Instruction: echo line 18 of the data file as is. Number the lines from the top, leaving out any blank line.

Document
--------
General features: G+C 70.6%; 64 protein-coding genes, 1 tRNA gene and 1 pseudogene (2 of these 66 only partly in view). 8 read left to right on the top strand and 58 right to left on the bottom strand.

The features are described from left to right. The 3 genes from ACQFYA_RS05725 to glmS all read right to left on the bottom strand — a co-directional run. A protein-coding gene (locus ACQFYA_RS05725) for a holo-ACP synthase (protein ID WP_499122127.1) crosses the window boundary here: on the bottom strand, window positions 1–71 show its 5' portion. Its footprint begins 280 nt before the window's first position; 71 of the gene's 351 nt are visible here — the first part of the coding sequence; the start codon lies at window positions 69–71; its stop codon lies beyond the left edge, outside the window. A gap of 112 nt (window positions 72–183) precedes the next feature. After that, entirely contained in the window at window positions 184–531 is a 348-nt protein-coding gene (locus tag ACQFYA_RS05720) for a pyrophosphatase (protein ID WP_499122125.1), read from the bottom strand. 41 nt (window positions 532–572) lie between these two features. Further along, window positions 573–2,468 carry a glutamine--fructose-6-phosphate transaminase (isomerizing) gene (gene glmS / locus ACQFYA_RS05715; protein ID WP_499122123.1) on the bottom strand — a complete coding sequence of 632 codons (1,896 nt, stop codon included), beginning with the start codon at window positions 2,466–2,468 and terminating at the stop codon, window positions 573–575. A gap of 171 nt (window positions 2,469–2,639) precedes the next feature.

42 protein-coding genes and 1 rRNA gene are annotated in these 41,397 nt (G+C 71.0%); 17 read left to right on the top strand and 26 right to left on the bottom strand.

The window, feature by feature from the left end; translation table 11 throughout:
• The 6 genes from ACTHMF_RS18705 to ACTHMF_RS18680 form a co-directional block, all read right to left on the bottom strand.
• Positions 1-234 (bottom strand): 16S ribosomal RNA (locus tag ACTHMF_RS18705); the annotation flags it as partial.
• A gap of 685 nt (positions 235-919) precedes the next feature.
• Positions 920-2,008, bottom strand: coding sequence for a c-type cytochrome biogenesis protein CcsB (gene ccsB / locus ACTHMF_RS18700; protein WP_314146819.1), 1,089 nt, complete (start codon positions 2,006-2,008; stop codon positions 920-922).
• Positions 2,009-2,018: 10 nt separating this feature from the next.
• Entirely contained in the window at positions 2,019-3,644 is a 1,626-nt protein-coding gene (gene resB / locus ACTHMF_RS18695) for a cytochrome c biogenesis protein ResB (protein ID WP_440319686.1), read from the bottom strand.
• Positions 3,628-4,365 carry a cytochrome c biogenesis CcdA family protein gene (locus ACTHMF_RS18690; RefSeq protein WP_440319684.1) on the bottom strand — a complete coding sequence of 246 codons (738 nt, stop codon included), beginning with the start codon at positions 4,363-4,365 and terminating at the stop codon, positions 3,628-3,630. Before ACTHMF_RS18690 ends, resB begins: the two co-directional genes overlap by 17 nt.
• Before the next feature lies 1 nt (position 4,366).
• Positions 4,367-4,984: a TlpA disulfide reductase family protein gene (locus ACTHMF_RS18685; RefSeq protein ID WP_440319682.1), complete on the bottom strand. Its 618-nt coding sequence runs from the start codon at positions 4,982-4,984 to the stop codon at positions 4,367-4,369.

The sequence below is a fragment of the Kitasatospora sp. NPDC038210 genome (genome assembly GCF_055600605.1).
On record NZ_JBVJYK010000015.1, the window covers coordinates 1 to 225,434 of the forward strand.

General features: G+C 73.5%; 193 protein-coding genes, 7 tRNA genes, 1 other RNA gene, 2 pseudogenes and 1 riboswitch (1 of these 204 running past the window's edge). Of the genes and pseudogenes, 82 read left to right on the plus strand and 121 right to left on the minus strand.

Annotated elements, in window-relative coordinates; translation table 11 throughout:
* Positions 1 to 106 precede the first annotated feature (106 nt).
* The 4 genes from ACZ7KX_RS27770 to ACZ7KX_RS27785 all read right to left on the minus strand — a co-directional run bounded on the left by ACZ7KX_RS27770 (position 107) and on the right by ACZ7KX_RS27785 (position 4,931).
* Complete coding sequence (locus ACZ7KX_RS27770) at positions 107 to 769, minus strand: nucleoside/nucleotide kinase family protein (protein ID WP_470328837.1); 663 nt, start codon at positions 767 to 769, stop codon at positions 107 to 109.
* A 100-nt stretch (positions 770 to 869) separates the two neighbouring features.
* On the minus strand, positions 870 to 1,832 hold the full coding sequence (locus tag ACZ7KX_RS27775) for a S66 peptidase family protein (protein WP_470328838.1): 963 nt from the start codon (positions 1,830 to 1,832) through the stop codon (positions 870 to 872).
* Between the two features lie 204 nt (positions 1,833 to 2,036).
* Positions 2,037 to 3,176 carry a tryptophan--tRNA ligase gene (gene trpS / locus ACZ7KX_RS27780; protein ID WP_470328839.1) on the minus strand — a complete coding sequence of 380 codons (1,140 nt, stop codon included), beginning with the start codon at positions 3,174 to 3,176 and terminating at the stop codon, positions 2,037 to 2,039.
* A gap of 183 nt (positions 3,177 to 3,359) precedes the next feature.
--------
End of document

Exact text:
* Positions 1 to 106 precede the first annotated feature (106 nt).